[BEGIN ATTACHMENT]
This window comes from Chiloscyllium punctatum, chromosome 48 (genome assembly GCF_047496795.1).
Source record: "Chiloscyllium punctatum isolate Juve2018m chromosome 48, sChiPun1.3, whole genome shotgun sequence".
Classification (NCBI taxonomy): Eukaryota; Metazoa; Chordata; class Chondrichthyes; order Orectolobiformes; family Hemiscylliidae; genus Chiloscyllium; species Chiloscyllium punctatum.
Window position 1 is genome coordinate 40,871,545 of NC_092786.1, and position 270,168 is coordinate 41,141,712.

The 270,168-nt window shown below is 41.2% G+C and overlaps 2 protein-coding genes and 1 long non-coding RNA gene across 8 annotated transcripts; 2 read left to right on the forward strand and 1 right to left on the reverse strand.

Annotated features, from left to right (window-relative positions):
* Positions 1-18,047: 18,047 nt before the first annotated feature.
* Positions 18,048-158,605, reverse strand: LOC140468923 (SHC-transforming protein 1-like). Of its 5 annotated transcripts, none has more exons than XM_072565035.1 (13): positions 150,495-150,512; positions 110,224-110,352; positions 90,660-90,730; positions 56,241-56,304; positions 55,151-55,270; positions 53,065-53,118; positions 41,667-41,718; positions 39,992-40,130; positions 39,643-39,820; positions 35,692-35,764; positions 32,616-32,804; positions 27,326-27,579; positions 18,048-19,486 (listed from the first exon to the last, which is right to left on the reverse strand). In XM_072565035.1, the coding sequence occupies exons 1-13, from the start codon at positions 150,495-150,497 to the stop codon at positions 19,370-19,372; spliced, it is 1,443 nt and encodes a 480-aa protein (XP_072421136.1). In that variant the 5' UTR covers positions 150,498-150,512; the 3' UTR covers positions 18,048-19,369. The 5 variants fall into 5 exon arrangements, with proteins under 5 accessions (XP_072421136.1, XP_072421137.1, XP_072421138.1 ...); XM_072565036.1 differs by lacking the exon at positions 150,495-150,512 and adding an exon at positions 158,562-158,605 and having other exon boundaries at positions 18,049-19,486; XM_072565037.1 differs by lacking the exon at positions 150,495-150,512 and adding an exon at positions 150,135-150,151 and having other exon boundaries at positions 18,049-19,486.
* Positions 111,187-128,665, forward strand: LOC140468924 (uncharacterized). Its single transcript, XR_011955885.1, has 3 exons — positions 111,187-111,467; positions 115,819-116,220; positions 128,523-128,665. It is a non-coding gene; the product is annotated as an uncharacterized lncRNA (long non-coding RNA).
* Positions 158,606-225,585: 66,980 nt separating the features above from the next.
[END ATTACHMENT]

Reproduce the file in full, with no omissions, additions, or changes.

This window comes from Chiloscyllium punctatum, chromosome 48 (genome assembly GCF_047496795.1).
Source record: "Chiloscyllium punctatum isolate Juve2018m chromosome 48, sChiPun1.3, whole genome shotgun sequence".
Classification (NCBI taxonomy): Eukaryota; Metazoa; Chordata; class Chondrichthyes; order Orectolobiformes; family Hemiscylliidae; genus Chiloscyllium; species Chiloscyllium punctatum.
Window position 1 is genome coordinate 40,871,545 of NC_092786.1, and position 270,168 is coordinate 41,141,712.

The 270,168-nt window shown below is 41.2% G+C and overlaps 2 protein-coding genes and 1 long non-coding RNA gene across 8 annotated transcripts; 2 read left to right on the forward strand and 1 right to left on the reverse strand.

Annotated features, from left to right (window-relative positions):
* Positions 1-18,047: 18,047 nt before the first annotated feature.
* Positions 18,048-158,605, reverse strand: LOC140468923 (SHC-transforming protein 1-like). Of its 5 annotated transcripts, none has more exons than XM_072565035.1 (13): positions 150,495-150,512; positions 110,224-110,352; positions 90,660-90,730; positions 56,241-56,304; positions 55,151-55,270; positions 53,065-53,118; positions 41,667-41,718; positions 39,992-40,130; positions 39,643-39,820; positions 35,692-35,764; positions 32,616-32,804; positions 27,326-27,579; positions 18,048-19,486 (listed from the first exon to the last, which is right to left on the reverse strand). In XM_072565035.1, the coding sequence occupies exons 1-13, from the start codon at positions 150,495-150,497 to the stop codon at positions 19,370-19,372; spliced, it is 1,443 nt and encodes a 480-aa protein (XP_072421136.1). In that variant the 5' UTR covers positions 150,498-150,512; the 3' UTR covers positions 18,048-19,369. The 5 variants fall into 5 exon arrangements, with proteins under 5 accessions (XP_072421136.1, XP_072421137.1, XP_072421138.1 ...); XM_072565036.1 differs by lacking the exon at positions 150,495-150,512 and adding an exon at positions 158,562-158,605 and having other exon boundaries at positions 18,049-19,486; XM_072565037.1 differs by lacking the exon at positions 150,495-150,512 and adding an exon at positions 150,135-150,151 and having other exon boundaries at positions 18,049-19,486.
* Positions 111,187-128,665, forward strand: LOC140468924 (uncharacterized). Its single transcript, XR_011955885.1, has 3 exons — positions 111,187-111,467; positions 115,819-116,220; positions 128,523-128,665. It is a non-coding gene; the product is annotated as an uncharacterized lncRNA (long non-coding RNA).
* Positions 158,606-225,585: 66,980 nt separating the features above from the next.